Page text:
Frederick J. Conboy
|Frederick Joseph Conboy|
|47th Mayor of Toronto|
|Preceded by||Ralph Day|
|Succeeded by||Robert Saunders|
|Born||January 1, 1883|
|Died||March 29, 1949
Before entering politics, Conboy was a dental surgeon, served as a professor at the Royal College of Dental Surgeons, secretary of the Ontario Dental Association and editor of the association's journal.
He was educated in Toronto public and high schools (Dovercourt, Dewson and Givens Public Schools and Humberside Collegiate) and graduated from the Royal College of Dental Surgeons of Ontario. It was in 1904 that Dr. Conboy opened his office at Bloor and Westmoreland Street, a short distance from the family farm where he grew up. Since 1917 he had been professor of dental praxis at the School of Dentistry.
With the Masonic Order, Orange Order and the Odd Fellows, he again was a leader, but throughout Dr. Conboy's life his first interest lay in Westmoreland United Church. A charter member and elder of Westmoreland United Church, he was for over 20 years superintendent of the Sunday school. It was believed he was one of the first members of the church.
"The church," he often said, "never fails in the matter of relief for needy citizens and there is no better place where young people can fit themselves for future citizenship than in promoting its welfare work."
One thing his closest friends never quite understood was how Dr. Fred Conboy could find time for such a variety of activities. He belonged to two golf clubs and, in the war years, he started a victory garden that was the envy of neighbours for blocks around him. Even while taking a holiday, he would find an occupation that would call for a fresh release of enthusiasm and energy.
In 1924, while summering at Wasaga Beach, he discovered a cannonball at the edge of the Nottawasaga River. Not content with this trophy he spent the next two seasons prowling around and discovered the hull of a sunken ship buried in a large island that had formed around the wreck. He had found the remains of the HMS Nancy, a British armed schooner sunk by the Americans on August 11, 1814, during the War of 1812. Dr. Conboy interested the Ontario government in the preservation of the historic relic and, thanks to his persistence, the hull was excavated, raised, placed on the island and made available for public inspection. In recognition of his enterprise, his friends presented him with a model of the ship carved from her original timber.
In recognition of his work in public dental health, he was made a fellow of the International College of Dentists in 1919, a body composed of leading members of the profession in all parts of the world. He was a doctor of dental science at the University of Toronto. He served on the faculty of the dental college and was a member of the executive of the health section of the Ontario Educational Association.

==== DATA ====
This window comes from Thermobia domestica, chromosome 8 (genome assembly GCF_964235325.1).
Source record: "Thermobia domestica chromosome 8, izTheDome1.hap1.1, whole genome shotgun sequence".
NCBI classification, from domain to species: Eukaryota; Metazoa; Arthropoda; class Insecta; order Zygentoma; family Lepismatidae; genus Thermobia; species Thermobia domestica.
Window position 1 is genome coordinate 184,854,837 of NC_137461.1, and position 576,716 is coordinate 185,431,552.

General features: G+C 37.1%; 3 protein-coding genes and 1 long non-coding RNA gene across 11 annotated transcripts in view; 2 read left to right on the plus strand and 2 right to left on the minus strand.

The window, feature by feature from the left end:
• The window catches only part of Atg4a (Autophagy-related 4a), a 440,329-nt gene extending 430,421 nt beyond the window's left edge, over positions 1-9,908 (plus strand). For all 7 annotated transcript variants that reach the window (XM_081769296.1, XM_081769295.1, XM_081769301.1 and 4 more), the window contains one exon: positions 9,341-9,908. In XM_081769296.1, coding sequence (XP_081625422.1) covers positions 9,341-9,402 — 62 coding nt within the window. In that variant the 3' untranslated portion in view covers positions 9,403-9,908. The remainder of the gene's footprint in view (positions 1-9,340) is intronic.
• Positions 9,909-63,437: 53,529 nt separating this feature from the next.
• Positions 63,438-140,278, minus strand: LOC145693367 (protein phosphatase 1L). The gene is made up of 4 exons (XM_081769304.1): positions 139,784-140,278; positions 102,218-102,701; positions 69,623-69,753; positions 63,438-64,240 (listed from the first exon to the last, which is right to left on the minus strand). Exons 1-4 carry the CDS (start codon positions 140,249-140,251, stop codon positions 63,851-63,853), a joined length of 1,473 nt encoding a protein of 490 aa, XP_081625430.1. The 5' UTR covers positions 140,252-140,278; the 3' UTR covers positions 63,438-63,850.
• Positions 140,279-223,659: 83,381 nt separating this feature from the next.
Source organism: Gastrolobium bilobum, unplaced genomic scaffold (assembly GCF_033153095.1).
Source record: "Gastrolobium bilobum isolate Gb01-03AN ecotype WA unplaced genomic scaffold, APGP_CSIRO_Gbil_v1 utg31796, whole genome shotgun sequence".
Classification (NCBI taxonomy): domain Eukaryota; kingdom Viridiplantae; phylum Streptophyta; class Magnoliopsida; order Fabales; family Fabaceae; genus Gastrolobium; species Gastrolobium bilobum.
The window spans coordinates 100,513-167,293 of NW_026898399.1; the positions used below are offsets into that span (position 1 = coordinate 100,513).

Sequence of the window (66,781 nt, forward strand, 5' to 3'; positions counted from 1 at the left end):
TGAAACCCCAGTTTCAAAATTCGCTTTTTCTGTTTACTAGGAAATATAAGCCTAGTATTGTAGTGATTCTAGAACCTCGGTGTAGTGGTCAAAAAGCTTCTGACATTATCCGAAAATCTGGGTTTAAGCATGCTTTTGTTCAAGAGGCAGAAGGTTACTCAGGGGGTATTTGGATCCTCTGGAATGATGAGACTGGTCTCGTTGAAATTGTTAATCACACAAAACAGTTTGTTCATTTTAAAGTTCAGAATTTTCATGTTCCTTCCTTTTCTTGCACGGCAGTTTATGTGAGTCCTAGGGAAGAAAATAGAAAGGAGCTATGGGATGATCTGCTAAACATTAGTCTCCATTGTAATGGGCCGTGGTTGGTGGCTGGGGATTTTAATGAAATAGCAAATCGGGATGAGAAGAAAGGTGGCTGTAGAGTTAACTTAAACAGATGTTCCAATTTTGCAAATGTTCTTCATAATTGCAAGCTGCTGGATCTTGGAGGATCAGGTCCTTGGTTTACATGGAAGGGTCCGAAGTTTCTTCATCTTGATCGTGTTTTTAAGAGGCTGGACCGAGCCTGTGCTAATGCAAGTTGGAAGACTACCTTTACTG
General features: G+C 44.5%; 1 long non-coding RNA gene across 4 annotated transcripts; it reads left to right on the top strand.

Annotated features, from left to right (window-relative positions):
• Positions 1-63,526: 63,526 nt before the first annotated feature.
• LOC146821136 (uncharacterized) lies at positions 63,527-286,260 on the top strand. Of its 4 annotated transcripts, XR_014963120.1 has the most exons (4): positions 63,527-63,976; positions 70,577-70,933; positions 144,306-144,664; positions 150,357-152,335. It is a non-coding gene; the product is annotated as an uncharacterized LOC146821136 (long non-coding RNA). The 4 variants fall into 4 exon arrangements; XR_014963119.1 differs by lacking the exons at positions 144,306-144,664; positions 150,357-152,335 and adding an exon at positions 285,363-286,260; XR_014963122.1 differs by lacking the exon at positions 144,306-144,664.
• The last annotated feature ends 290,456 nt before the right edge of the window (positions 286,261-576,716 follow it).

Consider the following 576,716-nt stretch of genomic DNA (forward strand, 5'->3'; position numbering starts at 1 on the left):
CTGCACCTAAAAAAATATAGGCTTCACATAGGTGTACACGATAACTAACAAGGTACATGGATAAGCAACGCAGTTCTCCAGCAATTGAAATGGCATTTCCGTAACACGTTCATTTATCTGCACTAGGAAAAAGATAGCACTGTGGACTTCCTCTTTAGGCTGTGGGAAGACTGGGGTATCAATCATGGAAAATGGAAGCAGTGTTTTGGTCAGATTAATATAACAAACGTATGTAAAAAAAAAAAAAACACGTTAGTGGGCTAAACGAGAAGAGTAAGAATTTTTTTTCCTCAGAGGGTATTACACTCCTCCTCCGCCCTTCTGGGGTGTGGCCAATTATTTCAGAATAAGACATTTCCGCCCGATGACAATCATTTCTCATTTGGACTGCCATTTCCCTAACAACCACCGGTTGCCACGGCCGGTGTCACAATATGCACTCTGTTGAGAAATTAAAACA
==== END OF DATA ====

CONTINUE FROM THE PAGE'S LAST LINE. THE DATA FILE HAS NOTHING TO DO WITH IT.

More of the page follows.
In 1925, Dr. Conboy was appointed director of dental services for the province of Ontario. He contributed much to the advancement of the profession and devoted one day a week to organizing dental services in Toronto schools.
In 1926 he became director of dental service for the province, a position he held for ten years. He also served for twenty years as secretary and treasurer of the Ontario Dental Association. In 1935 he was appointed a professor at the School of Optometry.
He entered civic government in 1935 when elected as alderman for Ward six, polling the largest vote of any alderman-elect. Also elected as aldermen at same time were future mayors Allan Lamport, Nathan Phillips and Robert Saunders.
Conboy immediately introduced resolutions which keynoted his public career: resolutions on unemployment, slum clearance, youth placement, city planning, relief works programs, street lighting, public health education. He was elected to the board of control one year later. As a member of city council, Dr. Conboy campaigned for the development of an island airport and harbour facilities.
During his wartime years in office as Mayor, Dr. Conboy began a campaign for better housing, which has resulted in such projects as Regent Park. He was also responsible for the introduction of resolutions connected with unemployment, slum clearance, relief words programs, public health education, street lighting and city planning. As an impetus to the city plan to raise $1,000,000 for war equipment in 1941, he gave one-fifth of his controller's salary.